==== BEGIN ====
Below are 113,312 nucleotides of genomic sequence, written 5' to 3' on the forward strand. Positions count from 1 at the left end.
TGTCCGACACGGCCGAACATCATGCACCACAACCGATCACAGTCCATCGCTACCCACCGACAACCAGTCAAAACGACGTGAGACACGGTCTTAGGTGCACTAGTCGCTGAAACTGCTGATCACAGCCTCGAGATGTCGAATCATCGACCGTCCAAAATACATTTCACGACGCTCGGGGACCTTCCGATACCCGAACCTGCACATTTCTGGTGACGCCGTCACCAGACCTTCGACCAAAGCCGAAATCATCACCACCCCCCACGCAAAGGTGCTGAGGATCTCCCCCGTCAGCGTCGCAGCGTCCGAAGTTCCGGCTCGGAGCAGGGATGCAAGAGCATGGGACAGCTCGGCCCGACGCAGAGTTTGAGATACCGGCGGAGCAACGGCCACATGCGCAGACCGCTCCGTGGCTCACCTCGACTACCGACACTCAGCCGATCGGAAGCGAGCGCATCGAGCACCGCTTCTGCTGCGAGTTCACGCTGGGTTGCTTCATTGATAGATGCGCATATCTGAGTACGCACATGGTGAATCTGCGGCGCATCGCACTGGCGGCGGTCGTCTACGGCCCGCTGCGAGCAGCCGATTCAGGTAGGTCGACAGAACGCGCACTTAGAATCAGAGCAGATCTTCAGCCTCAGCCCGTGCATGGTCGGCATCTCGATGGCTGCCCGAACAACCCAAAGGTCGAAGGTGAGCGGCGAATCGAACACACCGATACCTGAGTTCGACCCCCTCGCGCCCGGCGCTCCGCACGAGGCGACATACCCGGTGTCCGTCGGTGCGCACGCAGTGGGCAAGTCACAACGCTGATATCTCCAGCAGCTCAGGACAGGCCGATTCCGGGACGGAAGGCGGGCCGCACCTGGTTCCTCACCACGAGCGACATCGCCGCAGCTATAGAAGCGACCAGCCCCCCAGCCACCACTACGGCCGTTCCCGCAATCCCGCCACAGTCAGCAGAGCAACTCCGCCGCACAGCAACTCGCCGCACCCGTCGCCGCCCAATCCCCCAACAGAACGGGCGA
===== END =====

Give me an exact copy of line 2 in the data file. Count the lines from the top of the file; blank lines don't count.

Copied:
TGTCCGACACGGCCGAACATCATGCACCACAACCGATCACAGTCCATCGCTACCCACCGACAACCAGTCAAAACGACGTGAGACACGGTCTTAGGTGCACTAGTCGCTGAAACTGCTGATCACAGCCTCGAGATGTCGAATCATCGACCGTCCAAAATACATTTCACGACGCTCGGGGACCTTCCGATACCCGAACCTGCACATTTCTGGTGACGCCGTCACCAGACCTTCGACCAAAGCCGAAATCATCACCACCCCCCACGCAAAGGTGCTGAGGATCTCCCCCGTCAGCGTCGCAGCGTCCGAAGTTCCGGCTCGGAGCAGGGATGCAAGAGCATGGGACAGCTCGGCCCGACGCAGAGTTTGAGATACCGGCGGAGCAACGGCCACATGCGCAGACCGCTCCGTGGCTCACCTCGACTACCGACACTCAGCCGATCGGAAGCGAGCGCATCGAGCACCGCTTCTGCTGCGAGTTCACGCTGGGTTGCTTCATTGATAGATGCGCATATCTGAGTACGCACATGGTGAATCTGCGGCGCATCGCACTGGCGGCGGTCGTCTACGGCCCGCTGCGAGCAGCCGATTCAGGTAGGTCGACAGAACGCGCACTTAGAATCAGAGCAGATCTTCAGCCTCAGCCCGTGCATGGTCGGCATCTCGATGGCTGCCCGAACAACCCAAAGGTCGAAGGTGAGCGGCGAATCGAACACACCGATACCTGAGTTCGACCCCCTCGCGCCCGGCGCTCCGCACGAGGCGACATACCCGGTGTCCGTCGGTGCGCACGCAGTGGGCAAGTCACAACGCTGATATCTCCAGCAGCTCAGGACAGGCCGATTCCGGGACGGAAGGCGGGCCGCACCTGGTTCCTCACCACGAGCGACATCGCCGCAGCTATAGAAGCGACCAGCCCCCCAGCCACCACTACGGCCGTTCCCGCAATCCCGCCACAGTCAGCAGAGCAACTCCGCCGCACAGCAACTCGCCGCACCCGTCGCCGCCCAATCCCCCAACAGAACGGGCGA